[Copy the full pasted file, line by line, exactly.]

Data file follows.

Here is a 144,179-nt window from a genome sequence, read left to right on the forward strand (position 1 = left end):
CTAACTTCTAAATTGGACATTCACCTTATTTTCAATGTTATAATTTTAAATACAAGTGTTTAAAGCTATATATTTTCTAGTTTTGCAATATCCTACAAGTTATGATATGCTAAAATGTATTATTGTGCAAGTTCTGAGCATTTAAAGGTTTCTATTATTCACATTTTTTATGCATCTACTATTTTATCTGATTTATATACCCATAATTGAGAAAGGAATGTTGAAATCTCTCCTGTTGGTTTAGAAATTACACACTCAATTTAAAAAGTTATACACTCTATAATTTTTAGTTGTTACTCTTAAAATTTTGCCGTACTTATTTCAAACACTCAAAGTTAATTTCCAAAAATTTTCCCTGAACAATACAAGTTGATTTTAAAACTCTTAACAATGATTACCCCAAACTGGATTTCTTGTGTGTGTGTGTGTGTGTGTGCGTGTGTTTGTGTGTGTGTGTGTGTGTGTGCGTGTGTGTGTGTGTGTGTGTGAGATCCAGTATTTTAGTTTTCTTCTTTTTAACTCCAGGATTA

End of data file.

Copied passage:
Here is a 144,179-nt window from a genome sequence, read left to right on the forward strand (position 1 = left end):
CTAACTTCTAAATTGGACATTCACCTTATTTTCAATGTTATAATTTTAAATACAAGTGTTTAAAGCTATATATTTTCTAGTTTTGCAATATCCTACAAGTTATGATATGCTAAAATGTATTATTGTGCAAGTTCTGAGCATTTAAAGGTTTCTATTATTCACATTTTTTATGCATCTACTATTTTATCTGATTTATATACCCATAATTGAGAAAGGAATGTTGAAATCTCTCCTGTTGGTTTAGAAATTACACACTCAATTTAAAAAGTTATACACTCTATAATTTTTAGTTGTTACTCTTAAAATTTTGCCGTACTTATTTCAAACACTCAAAGTTAATTTCCAAAAATTTTCCCTGAACAATACAAGTTGATTTTAAAACTCTTAACAATGATTACCCCAAACTGGATTTCTTGTGTGTGTGTGTGTGTGTGTGCGTGTGTTTGTGTGTGTGTGTGTGTGTGTGCGTGTGTGTGTGTGTGTGTGTGAGATCCAGTATTTTAGTTTTCTTCTTTTTAACTCCAGGATTA